Let’s test your steam IQ. What’s the white smoke called that comes out of your tea kettle? What’s the difference between evaporation and condensation? We will answer these questions and more, as we introduce you to some basic concepts in the water cycle and familiarize you with words like vapor and steam. (Goggles and gloves not required.)

Water Vapor & Evaporation

First, let’s go back to basic science. The molecule H20 has many names, depending on its physical state. As a solid, we call it ice, as a liquid, we call it water, and as a gas, we call it vapor. Vapor is really diffused water molecules that appear as fog or mist. When water is heated, the molecules in the water vibrate and some of them escape into the air, thus becoming water vapor, or the gaseous state of water. That’s why we call it eVAPORation. The liquid water becomes a gas known as vapor.

Boiling & Steam

Now, if we continue to heat the water it will reach boiling point, which is about 100℃ (at sea level). Rapidly boiling water makes a bubbling noise due to all the intense evaporation, and you can see big bubbles on the surface of the water. At this point the water can no longer maintain its liquid state and quickly evaporates into vapor. You may have noticed that if you put a pot of water on the stove to boil and forget about it, when you come back later, less water is left in the pot as much of the water will have evaporated.

Steam is a specific kind of vapor that is only produced through boiling. And when steam is created, it also expands. Each liter of water that is boiled will expand to 1600 liters of steam!

Boiling & Steam - Sterilization Basics - Tuttnauer

 

Condensation

Whereas evaporation is the transformation of liquid water to gaseous water vapor, condensation is the opposite: it is the transformation of vapor back into liquid water. As we said above, when water evaporates, it expands 1600 times larger in volume to become steam. When it condenses, it compresses back into tiny droplets of water. And we call those those tiny droplets of water condensation.

Condensation - Sterilization Basics - Tuttnauer

 

Tea Time

Here’s another way to think about evaporation and condensation. When you boil water in a tea kettle, you know that the water has reached boiling point when the kettle whistles and white smoke starts coming out of the spout. That smoke is not actually steam but rather vapor (though most people would claim it is steam). Steam is an invisible gas, unlike water vapor, which appears as a mist or fog. In the image below, look closely at what’s coming out immediately near the spout. At first you don’t see anything; that’s the steam. And then after the steam are the small white billows of smoke, which is actually the steam condensing back into water vapor (due to contact with the air). In other words, the water inside the tea kettle boils, evaporates in the form of bubbles and comes out of the spout as steam. Then when the steam makes contact with the cold air outside the tea kettle, it quickly condenses back to tiny droplets of water, which you see as water vapor.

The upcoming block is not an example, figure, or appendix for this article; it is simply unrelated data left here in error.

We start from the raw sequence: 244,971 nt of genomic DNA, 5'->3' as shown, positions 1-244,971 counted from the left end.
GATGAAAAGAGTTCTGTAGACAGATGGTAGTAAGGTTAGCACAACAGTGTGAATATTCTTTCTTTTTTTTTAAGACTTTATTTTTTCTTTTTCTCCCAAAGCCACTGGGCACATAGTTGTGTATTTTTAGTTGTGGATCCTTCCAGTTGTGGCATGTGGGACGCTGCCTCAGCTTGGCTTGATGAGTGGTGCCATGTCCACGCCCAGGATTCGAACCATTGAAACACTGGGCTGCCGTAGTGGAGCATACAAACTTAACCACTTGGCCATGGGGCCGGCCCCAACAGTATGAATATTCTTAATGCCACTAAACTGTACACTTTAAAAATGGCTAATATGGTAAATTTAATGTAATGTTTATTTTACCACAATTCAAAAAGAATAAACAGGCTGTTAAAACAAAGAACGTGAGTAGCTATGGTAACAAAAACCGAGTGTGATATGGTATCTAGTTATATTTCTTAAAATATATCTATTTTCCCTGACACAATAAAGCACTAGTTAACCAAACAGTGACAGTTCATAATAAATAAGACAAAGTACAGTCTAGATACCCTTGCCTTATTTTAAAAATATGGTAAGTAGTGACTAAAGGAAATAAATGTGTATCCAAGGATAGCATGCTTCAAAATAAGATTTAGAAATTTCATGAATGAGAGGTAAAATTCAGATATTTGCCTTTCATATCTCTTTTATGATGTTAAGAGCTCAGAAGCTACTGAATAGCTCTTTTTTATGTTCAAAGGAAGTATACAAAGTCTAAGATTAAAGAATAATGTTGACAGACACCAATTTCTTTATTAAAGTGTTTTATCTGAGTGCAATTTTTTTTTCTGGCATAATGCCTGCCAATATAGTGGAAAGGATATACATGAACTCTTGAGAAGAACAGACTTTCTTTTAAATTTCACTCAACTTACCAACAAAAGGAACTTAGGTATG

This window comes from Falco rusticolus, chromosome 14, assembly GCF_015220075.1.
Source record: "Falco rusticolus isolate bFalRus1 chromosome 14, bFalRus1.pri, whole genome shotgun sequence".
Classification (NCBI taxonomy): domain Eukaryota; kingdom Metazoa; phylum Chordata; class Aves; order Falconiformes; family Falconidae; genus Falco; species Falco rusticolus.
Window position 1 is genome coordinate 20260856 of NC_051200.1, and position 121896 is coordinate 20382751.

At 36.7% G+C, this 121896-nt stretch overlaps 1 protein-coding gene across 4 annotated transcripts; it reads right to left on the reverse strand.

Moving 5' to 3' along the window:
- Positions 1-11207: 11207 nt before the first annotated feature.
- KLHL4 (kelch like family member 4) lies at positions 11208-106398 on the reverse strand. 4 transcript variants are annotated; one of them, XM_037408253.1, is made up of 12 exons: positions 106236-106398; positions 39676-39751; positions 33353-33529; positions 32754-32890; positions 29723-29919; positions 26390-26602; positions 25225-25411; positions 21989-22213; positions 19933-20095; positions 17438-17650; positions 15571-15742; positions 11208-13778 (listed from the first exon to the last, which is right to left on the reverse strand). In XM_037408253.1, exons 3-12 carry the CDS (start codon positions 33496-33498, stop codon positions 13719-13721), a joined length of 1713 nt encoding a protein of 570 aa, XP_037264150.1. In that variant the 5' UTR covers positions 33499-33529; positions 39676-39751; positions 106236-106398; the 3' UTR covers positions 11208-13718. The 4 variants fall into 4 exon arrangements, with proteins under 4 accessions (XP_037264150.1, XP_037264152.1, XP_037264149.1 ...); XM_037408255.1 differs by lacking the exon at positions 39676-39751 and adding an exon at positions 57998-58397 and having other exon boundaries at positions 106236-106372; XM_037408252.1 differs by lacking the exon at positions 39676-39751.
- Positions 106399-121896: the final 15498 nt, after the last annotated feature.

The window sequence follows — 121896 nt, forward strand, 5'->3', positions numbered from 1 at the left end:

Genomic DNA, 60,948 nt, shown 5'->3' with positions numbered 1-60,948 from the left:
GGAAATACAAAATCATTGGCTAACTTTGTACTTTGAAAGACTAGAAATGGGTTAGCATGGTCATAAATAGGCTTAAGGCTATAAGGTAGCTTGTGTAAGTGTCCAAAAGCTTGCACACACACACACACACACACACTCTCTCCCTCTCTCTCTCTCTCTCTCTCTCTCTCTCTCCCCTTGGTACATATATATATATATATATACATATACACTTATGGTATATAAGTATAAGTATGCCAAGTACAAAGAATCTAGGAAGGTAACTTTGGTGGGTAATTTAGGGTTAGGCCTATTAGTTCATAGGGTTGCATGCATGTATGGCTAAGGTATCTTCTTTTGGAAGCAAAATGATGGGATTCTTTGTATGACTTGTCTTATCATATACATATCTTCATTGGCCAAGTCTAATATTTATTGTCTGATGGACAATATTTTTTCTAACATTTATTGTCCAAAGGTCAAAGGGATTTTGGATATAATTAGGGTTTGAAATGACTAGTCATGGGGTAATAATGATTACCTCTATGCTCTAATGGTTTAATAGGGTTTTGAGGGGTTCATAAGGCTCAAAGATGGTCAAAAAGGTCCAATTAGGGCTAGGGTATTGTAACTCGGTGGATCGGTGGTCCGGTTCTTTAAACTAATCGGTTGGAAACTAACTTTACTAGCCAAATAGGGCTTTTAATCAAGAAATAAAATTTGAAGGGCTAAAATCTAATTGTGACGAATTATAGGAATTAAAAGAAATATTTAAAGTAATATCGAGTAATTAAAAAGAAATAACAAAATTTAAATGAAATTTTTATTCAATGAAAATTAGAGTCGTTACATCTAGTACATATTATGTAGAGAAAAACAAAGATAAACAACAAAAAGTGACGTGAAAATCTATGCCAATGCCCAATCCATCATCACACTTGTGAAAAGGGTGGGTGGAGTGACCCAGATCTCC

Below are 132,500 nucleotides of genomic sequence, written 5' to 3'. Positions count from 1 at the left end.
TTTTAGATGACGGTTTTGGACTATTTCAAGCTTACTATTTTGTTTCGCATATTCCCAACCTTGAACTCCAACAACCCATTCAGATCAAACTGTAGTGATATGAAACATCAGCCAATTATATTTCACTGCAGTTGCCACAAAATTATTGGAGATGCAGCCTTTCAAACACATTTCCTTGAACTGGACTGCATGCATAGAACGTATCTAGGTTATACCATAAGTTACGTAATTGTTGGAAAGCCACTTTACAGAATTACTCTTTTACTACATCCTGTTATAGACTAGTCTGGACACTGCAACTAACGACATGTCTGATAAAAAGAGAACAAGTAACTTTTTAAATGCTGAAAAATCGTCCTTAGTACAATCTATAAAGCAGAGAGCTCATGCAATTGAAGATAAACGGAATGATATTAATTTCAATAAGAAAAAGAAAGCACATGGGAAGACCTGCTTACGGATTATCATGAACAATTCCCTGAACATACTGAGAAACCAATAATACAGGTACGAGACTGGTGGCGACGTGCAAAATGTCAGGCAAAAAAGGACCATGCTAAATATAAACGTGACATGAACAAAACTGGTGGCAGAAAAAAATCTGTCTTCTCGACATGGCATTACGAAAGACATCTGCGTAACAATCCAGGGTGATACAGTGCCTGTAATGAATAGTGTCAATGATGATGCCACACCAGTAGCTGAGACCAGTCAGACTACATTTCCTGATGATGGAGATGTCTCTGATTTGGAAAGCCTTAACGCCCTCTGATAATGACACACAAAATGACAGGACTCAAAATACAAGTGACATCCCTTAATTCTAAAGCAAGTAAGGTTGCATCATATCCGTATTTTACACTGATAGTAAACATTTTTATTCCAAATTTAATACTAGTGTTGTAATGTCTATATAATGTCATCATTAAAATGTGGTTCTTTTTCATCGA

Steam is invisible - Tuttnauer - Sterilization Basics

Steam is invisible. That is what is coming out near the spout. The steam turns to white smoke as it hits the cooler air, which we see as water vapor.

 

Steamy Science Condensed

Let’s review. We learned that water has three states: ice is the solid state, water vapor is the gaseous state, and water is the liquid state. When water is heated it evaporates, which means it turns into water vapor and expands. At 100℃ it boils, thus rapidly evaporating. And at boiling point, the invisible gas of steam is created. The opposite of evaporation is condensation, which is when water vapor condenses back into tiny droplets of water. Those drops of water are called condensation.

Join us in our next post as we apply our understanding of steam to the autoclave. We will answer the following important question: why is steam the best sterilization agent for the autoclave?

(Post based on Sterilization of Medical Supplies by Steam by Jan Huys. Credit for image of boiling water.)

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